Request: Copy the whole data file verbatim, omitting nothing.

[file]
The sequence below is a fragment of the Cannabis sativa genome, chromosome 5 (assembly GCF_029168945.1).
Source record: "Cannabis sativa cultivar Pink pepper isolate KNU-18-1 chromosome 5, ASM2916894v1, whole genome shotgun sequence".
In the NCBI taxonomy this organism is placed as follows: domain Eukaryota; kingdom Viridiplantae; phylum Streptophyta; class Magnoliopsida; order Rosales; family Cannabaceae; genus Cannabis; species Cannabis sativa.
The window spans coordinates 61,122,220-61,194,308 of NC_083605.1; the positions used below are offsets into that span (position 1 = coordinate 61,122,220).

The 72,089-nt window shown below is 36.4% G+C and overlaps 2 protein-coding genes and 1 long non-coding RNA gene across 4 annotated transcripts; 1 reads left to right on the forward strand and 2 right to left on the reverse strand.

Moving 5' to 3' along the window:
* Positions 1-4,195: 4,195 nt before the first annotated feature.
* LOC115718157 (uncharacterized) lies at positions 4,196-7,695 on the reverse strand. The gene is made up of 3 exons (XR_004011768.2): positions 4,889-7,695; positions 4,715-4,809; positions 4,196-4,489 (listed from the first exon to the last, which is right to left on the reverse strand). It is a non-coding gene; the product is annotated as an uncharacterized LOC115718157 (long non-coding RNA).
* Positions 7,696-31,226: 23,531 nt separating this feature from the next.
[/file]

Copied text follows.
The sequence below is a fragment of the Cannabis sativa genome, chromosome 5 (assembly GCF_029168945.1).
Source record: "Cannabis sativa cultivar Pink pepper isolate KNU-18-1 chromosome 5, ASM2916894v1, whole genome shotgun sequence".
In the NCBI taxonomy this organism is placed as follows: domain Eukaryota; kingdom Viridiplantae; phylum Streptophyta; class Magnoliopsida; order Rosales; family Cannabaceae; genus Cannabis; species Cannabis sativa.
The window spans coordinates 61,122,220-61,194,308 of NC_083605.1; the positions used below are offsets into that span (position 1 = coordinate 61,122,220).

The 72,089-nt window shown below is 36.4% G+C and overlaps 2 protein-coding genes and 1 long non-coding RNA gene across 4 annotated transcripts; 1 reads left to right on the forward strand and 2 right to left on the reverse strand.

Moving 5' to 3' along the window:
* Positions 1-4,195: 4,195 nt before the first annotated feature.
* LOC115718157 (uncharacterized) lies at positions 4,196-7,695 on the reverse strand. The gene is made up of 3 exons (XR_004011768.2): positions 4,889-7,695; positions 4,715-4,809; positions 4,196-4,489 (listed from the first exon to the last, which is right to left on the reverse strand). It is a non-coding gene; the product is annotated as an uncharacterized LOC115718157 (long non-coding RNA).
* Positions 7,696-31,226: 23,531 nt separating this feature from the next.